Let there be any number of magnitudes A, B, and C, and others D, E, and F equal to them in multitude, which taken two and two together are in the same ratio, so that A is to B as D is to E, and B is to C as E is to F.
I say that they are also in the same ratio ex aequali, that is, A is to C as D is to F.
Take equimultiples G and H of A and D, and take other, arbitrary, equimultiples K and L of B and E, and, further, take other, arbitrary, equimultiples M and N of C and F.
Then, since A is to B as D is to E, and of A and D equimultiples G and H have been taken, and of B and E other, arbitrary, equimultiples K and L, therefore G is to K as H is to L.
For the same reason also K is to M as L is to N.
Since, then, there are three magnitudes G, K, and M, and others H, L, and N equal to them in multitude, which taken two and two together are in the same ratio, therefore, ex aequali, if G is in excess of M, H is also in excess of N; if equal, equal; and if less, less.
And G and H are equimultiples of A and D, and M and N other, arbitrary, equimultiples of C and F.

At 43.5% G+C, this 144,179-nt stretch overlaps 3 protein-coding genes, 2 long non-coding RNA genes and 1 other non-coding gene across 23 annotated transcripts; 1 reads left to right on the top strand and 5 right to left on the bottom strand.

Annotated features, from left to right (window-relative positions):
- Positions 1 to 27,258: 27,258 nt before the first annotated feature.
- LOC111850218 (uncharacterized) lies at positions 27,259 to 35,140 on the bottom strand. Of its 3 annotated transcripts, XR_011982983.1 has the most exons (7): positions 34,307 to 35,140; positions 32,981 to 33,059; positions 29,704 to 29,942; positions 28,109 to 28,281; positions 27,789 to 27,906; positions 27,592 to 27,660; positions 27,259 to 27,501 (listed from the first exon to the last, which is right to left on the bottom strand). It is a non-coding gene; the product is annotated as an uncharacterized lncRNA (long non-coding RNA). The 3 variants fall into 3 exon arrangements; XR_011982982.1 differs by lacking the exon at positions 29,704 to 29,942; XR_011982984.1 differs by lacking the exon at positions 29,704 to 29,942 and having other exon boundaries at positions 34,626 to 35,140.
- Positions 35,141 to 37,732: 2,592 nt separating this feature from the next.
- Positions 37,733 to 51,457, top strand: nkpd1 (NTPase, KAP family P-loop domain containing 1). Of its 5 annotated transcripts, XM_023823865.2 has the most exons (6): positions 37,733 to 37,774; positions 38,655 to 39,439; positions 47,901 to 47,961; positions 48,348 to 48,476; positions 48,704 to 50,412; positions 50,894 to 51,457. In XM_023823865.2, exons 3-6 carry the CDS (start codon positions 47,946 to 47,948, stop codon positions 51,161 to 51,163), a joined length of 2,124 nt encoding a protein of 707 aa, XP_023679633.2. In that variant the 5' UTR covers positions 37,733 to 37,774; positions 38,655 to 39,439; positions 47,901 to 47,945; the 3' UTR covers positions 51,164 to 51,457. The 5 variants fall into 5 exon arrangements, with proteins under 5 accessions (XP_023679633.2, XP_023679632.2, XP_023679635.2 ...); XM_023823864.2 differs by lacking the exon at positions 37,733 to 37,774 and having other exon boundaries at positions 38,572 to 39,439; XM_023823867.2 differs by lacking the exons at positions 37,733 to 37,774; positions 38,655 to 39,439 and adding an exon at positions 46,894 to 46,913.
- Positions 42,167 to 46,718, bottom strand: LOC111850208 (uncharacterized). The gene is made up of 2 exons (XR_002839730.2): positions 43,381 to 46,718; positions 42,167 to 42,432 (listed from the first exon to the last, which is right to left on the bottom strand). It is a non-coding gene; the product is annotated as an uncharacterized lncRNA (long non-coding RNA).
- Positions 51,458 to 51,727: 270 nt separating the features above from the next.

Therefore A is to C as D is to F.
Therefore, if there are any number of magnitudes whatever, and others equal to them in multitude, which taken two and two together are in the same ratio, then they are also in the same ratio ex aequali.
The proof builds on proposition V.20. Assume a:b = d:e, and b:c = e:f. To show a:c = d:f.
Let n, m, and k be three numbers. By V.4, na:mb = nd:me, and ma:kc = md:kf. By V.20,
This proposition can also be proved directly from the definition Def.V.5 very easily.
The analogous proposition for ratios of numbers is given in proposition VII.14. The proof given there works for magnitudes as well, but they all have to be of the same kind.
This proposition is used in V.24 and several propositions in Books VI, X, and XII.